Disorders of foot and ankle

Anatomy and function

The feet enable humans to perform their upright posture and walking. The foot itself is divided into forefoot, middlefoot and rearfoot. The foot (Pes) consists of foot root (tarsus), the middle foot (metatarsus) and the toes (digiti pedis). The ankle bone (Talus) of the foot root is connected to both bones of the lower leg (shin and calf bone) by the upper ankle (Articulatio talocruralis). Thereby the lower parts of the tibia (shin bone) and the fibula (calf bone) form the knuckles being connected by a tight ligament (tibiofibular syndesmosis), which clutches the articular surfaces of the talus (anklebone) forceps-like. This type of bone conduction and the strong developed lateral ligaments cause, that in the upper ankle only bending and stretching (plantar and dorsal flexion) around a perceived, transverse axis through the knuckles can be done. The other tarsal bones, the navicular bone, the three cuneiform bones and the cuboid bone are smaller than the ankle (talus) and the heel bone (calcaneus) and are fit in between this and the metatarsal bones. Talus, calcaneus and navicular bone limit with their corresponding articular surfaces the lower ankle (talotarsal joint), which is divided by a strong ligament between the bones (talocalcaneal interosseous ligament) in a posterior (subtalar joint) and anterior cavity (talocalcaneonavicular joint). In this common joint the rotation motion around an oblique axis, the lifting of the internal (supination) and the external (pronation) take place. The interaction of upper and lower ankle ensures a fast and still safe walking even for difficult ground conditions. The other joints between the tarsal bones and the tarsal-metatarsal jonts are built as tight joints (=amphiarthroses), so that only an springy wobble is possible. In contrast the basic, middle and end joints of the toes can be bent and stretched. In the basic joints spreading movements are possible, too. The big toe (hallux) has only a basic and end joint (comparable to the thumb, which has also only two limbs). Construction and motion of the foot are adjusted to the upright standing and walking of humans. This corresponds to the double arch form of the foot. The foot skeleton is arched in the longitudinal and transverse direction as well. The longitudinal arch passes over the inner side of the foot, the external side is arched much less. In contrast the transverse arch is formed mainly in the area of the metatarsal and the adjacent cuneiform bones. The arches are specified by the form and position of the foot bones as well by the and maintained by the effects of ligaments and muscles. Thus in a normal formed foot the body weight rests on the heel and the heads of the 1st and 5th metatarsal bone as well as on those parts of the foot sole, which are padded especially by fatty tissue. A descent of the longitudinal arch usually results in the formation of a flatfoot, whereas the splay foot is formed mainly by descent of the transverse arch. From this starting position mixed forms like the pes valgoplanus result.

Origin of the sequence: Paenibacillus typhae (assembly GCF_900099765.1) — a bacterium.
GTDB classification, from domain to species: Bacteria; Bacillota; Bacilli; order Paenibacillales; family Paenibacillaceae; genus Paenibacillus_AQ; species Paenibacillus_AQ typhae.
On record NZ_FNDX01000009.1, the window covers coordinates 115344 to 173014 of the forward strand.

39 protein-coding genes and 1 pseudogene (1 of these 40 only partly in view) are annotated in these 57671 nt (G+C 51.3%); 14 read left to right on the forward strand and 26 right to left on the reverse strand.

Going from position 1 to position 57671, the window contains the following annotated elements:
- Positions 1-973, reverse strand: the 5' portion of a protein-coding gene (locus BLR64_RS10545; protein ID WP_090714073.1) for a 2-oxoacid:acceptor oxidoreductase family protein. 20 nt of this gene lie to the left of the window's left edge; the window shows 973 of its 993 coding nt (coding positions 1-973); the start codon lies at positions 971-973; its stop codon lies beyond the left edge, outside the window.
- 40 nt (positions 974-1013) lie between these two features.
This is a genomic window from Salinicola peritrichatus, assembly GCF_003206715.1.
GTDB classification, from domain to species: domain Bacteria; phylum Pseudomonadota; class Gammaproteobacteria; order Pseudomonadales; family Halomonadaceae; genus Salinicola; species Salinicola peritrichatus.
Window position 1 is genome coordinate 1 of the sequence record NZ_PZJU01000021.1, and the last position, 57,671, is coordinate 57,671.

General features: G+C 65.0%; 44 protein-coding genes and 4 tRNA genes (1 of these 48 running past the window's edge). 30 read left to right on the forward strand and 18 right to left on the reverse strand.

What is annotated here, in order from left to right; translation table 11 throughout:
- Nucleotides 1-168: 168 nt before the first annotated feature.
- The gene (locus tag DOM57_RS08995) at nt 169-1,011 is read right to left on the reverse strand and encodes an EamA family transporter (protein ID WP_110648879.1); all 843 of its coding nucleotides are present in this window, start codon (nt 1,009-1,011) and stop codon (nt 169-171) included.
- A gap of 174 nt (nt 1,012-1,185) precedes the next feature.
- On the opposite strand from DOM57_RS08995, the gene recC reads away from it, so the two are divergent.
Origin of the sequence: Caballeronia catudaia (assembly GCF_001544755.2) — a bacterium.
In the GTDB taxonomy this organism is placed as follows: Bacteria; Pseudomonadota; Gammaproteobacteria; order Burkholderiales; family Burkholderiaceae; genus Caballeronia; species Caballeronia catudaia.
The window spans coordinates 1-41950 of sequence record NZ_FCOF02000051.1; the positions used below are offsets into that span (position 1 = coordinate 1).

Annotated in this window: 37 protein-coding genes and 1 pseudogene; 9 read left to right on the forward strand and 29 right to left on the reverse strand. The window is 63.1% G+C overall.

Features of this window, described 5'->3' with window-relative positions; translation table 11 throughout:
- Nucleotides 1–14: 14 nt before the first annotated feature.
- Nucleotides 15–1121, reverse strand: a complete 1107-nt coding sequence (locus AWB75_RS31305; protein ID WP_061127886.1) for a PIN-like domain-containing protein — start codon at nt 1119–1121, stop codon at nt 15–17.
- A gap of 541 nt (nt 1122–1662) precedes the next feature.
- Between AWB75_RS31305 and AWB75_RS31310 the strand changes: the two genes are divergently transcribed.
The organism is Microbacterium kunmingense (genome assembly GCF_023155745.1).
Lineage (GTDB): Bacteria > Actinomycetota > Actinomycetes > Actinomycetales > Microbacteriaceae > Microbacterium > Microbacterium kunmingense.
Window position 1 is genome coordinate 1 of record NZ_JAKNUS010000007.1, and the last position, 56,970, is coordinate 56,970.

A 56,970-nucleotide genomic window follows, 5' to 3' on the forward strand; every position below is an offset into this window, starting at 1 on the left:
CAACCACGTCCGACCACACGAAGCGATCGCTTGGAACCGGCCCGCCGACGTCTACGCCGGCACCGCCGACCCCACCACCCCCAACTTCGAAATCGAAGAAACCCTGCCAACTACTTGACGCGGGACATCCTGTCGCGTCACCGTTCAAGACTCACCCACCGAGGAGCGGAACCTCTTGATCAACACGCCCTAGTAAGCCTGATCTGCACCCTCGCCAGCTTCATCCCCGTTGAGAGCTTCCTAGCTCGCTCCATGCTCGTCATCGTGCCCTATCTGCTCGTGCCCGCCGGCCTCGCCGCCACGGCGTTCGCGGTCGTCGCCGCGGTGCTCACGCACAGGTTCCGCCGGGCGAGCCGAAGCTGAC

The splayfoot is the most common acquired foot deformity. It is almost always caused by the plantation. The lowering of the transverse arch of the foot causes foot complaints with widening of the forefoot. In practice, the splayfoot deformity clearly dominates and can cause various disorders in bones, joints and soft tissue. Hallux valgus as well as claw, hammer and claw toes and the tailor’s ball are usually found here.

Morton’s neuroma is characterized by acute, severe pain with the typical pain localization in the metatarsus at rest and under stress. During the clinical examination (pincer grip), pressure pain develops in the affected area. The neuromas (blue arrow in the figure) is a reaction with spindle-shaped distension of a N. digitalis plantaris proprii to a chronic mechanical irritation in the context of a bottleneck syndrome. Histologically (in the fine tissue examination) there is usually a fibrosis in the area of the nerve in chronic ischemia (lack of blood circulation). The clinical diagnosis is confirmed by ultrasound or magnetic resonance imaging (MRI).

Plantar fasciitis is an irritation of the plantar aponeurosis or plantar fascia (red in the figure). This spans the longitudinal arch of the transverse arch as a fibrous band. It originates at the calcaneal tuber (heel bone), covers the sole of the foot, attaches itself to the inner and outer edges of the foot and is divided distally (toe to toe) into five parts that attach to the periosteum (periosteum) of the basic phalanges of the toes. In addition to protecting the soft tissues, the plantar aponeurosis serves to tension the arch of the foot longitudinally. The diagnosis is made by palpation of the entire plantar fascia and a sonography. A heel spur detected by x-ray is often of little significance in terms of the disease value itself




Ankle joint complaints are common because of the easy vulnerability (bone fractures, ligament injuries) and the high level of stress during life.
Distortions (sprains) can essentially lead to the following clinical pictures:

Injuries to ligaments and tendons
Fractures and dislocations (fractures and dislocations)